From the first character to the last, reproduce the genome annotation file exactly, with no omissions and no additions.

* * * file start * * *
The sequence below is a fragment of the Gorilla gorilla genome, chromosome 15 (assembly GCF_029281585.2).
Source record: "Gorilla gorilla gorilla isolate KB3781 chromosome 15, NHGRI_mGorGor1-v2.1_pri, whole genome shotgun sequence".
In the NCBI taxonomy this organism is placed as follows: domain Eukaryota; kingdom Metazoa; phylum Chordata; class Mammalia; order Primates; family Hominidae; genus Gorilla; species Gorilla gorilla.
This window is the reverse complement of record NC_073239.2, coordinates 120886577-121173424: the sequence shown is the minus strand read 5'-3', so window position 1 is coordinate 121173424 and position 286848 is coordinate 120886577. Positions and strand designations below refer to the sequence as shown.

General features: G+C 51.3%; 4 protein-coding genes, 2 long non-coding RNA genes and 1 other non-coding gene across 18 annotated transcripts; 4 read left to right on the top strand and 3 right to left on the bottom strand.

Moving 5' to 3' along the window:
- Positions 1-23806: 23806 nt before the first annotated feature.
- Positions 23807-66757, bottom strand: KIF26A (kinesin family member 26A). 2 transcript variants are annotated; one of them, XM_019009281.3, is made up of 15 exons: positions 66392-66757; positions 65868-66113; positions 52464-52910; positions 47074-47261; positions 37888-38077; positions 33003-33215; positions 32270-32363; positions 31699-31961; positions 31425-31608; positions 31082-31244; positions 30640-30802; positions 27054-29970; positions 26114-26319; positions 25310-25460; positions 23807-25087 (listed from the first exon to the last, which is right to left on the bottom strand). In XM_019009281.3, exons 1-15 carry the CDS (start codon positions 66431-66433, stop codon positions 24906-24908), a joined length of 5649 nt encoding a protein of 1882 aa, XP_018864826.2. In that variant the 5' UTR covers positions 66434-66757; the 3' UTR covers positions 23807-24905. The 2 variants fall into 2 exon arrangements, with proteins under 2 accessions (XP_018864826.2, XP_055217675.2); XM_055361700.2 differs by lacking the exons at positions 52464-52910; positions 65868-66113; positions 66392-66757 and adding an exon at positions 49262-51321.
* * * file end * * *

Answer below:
The sequence below is a fragment of the Gorilla gorilla genome, chromosome 15 (assembly GCF_029281585.2).
Source record: "Gorilla gorilla gorilla isolate KB3781 chromosome 15, NHGRI_mGorGor1-v2.1_pri, whole genome shotgun sequence".
In the NCBI taxonomy this organism is placed as follows: domain Eukaryota; kingdom Metazoa; phylum Chordata; class Mammalia; order Primates; family Hominidae; genus Gorilla; species Gorilla gorilla.
This window is the reverse complement of record NC_073239.2, coordinates 120886577-121173424: the sequence shown is the minus strand read 5'-3', so window position 1 is coordinate 121173424 and position 286848 is coordinate 120886577. Positions and strand designations below refer to the sequence as shown.

General features: G+C 51.3%; 4 protein-coding genes, 2 long non-coding RNA genes and 1 other non-coding gene across 18 annotated transcripts; 4 read left to right on the top strand and 3 right to left on the bottom strand.

Moving 5' to 3' along the window:
- Positions 1-23806: 23806 nt before the first annotated feature.
- Positions 23807-66757, bottom strand: KIF26A (kinesin family member 26A). 2 transcript variants are annotated; one of them, XM_019009281.3, is made up of 15 exons: positions 66392-66757; positions 65868-66113; positions 52464-52910; positions 47074-47261; positions 37888-38077; positions 33003-33215; positions 32270-32363; positions 31699-31961; positions 31425-31608; positions 31082-31244; positions 30640-30802; positions 27054-29970; positions 26114-26319; positions 25310-25460; positions 23807-25087 (listed from the first exon to the last, which is right to left on the bottom strand). In XM_019009281.3, exons 1-15 carry the CDS (start codon positions 66431-66433, stop codon positions 24906-24908), a joined length of 5649 nt encoding a protein of 1882 aa, XP_018864826.2. In that variant the 5' UTR covers positions 66434-66757; the 3' UTR covers positions 23807-24905. The 2 variants fall into 2 exon arrangements, with proteins under 2 accessions (XP_018864826.2, XP_055217675.2); XM_055361700.2 differs by lacking the exons at positions 52464-52910; positions 65868-66113; positions 66392-66757 and adding an exon at positions 49262-51321.